7 Fiber Supplements For Gluten-Free Diets

Learn which ones might be safe for you

Which fiber supplements are gluten-free?. Jane M. Anderson

The average American gets only about half of the recommended 20 to 35 grams of fiber per day. This may be especially true for people following a gluten-free diet, since one of the best sources of fiber, whole grain wheat and products made from wheat, contains gluten. 

For those folks, supplements may be the answer to filling in the fiber gaps created by avoiding wheat and other high-fiber sources of gluten.

It's not a good idea to rely solely on supplements, but taking them will bring you a bit closer to getting the necessary amount, so you won't have to scramble to fit in the rest.

Safe Fiber Supplements For a Gluten-Free Diet

For any food or supplement to legally be considered gluten-free, it must contain fewer than 20 parts per million of gluten. Note however that several popular fiber supplements may contain trace gluten (below legal gluten-free limits) even if they are labeled gluten-free. And one popular fiber supplement is made from wheateven though it's legally labeled gluten-free.

  • Benefiber. This fiber supplement comes in powder form. The primary ingredient in Benefiber is wheat dextrin, but because this is a portion of the wheat plant that doesn't contain the protein that creates problems for people with celiac disease and other problems, it's legally labeled as being gluten-free. There are 3 grams of soluble dietary fiber in 3 teaspoons of Benefiber. 
  • Citrucel. All Citrucel products—orange-flavored powders for mixing into liquid and caplets—are gluten-free. They're made from a form of soluble fiber from plants and do not contain any wheat, barley, or rye-based ingredients. Citrucel powders contain 2 grams of fiber per dose; the caplets contain half a gram of fiber each.
  • Fiber-Con. The active ingredient in FiberCon is calcium polycarbophil, an over-the-counter drug that treats constipation by causing stool to absorb water. Although FiberCon is not derived from gluten grains and is made in a gluten-free facility, the final product isn't tested for gluten be, so it isn't labeled as gluten-free.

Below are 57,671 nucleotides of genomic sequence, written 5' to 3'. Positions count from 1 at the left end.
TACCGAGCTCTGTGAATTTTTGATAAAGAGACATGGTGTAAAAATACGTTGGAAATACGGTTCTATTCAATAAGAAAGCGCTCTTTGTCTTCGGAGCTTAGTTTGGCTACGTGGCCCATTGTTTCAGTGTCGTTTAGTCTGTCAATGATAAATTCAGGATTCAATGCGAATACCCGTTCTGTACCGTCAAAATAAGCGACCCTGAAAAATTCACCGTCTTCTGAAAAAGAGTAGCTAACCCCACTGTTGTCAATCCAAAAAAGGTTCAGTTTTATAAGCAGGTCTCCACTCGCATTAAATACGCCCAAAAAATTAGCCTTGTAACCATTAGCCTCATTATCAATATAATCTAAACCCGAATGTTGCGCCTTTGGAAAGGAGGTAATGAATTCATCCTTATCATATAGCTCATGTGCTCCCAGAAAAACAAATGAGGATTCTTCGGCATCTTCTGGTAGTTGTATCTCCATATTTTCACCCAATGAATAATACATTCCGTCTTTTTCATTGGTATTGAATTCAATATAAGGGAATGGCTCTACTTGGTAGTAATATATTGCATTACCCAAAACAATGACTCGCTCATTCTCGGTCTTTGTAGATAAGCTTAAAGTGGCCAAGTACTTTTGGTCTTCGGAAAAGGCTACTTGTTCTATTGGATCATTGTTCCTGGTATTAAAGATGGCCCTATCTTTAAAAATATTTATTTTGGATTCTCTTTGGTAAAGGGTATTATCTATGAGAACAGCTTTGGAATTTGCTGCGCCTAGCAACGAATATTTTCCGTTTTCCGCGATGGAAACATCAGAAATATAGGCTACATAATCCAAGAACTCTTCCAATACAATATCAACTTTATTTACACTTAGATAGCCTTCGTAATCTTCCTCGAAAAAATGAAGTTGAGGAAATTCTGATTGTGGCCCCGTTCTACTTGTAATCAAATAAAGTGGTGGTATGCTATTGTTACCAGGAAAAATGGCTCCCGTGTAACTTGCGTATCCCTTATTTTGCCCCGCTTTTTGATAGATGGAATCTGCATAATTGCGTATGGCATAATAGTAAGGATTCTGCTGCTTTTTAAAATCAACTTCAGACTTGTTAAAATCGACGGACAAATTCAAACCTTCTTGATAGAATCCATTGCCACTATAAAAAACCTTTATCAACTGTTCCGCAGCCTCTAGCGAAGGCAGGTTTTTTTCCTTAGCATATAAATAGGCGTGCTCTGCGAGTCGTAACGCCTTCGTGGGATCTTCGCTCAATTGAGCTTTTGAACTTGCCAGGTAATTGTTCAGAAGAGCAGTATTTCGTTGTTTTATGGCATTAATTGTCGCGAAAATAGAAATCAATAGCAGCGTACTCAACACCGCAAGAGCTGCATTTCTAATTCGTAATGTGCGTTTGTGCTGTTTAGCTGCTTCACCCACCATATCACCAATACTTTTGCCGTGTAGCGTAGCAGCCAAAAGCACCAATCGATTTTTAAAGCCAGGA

• Fiber Choice. Available in multiple flavors (some of which offer added vitamins and minerals), Fiber Choice chewable tablets get their fiber from a type of vegetable fiber called inulin. All flavors of Fiber Choice chewable wafers are considered gluten-free. The same is true of gummies made by the same company, Fiber Choice Fruity Bites.
  • Fiber Well Gummies. Two of these chewable fiber supplements provide 5 grams of soluble fiber sourced from polydextrose. They also contain added B vitamins. They are labeled as being free of gluten and are processed in a wheat-free facility that also processes egg, fish, shellfish, soy, and tree nut products.
  • Metamucil. Made from psyllium husk, Metamucil may be the best-known brand of fiber supplement available in the U.S. It comes in powder, capsules, health bars, and wafers. Two teaspoons of original coarse powder Metamucil contains 6 grams of fiber, 5 grams of which are soluble fiber. All Metamucil powders and capsules are gluten-free but may contain trace gluten, according to the packaging. Meta Fiber Wafers are made with wheat flour.
  • NOW Foods Psyllium. The labels on all versions of this supplement state that they're "free of wheat and gluten." NOW is available in flavored and unflavored powder forms and as capsules. One tablespoon of the powder offers 6 grams of soluble fiber plus 1 gram of non-soluble fiber. There is 1 gram of fiber per three capsules. ​

 

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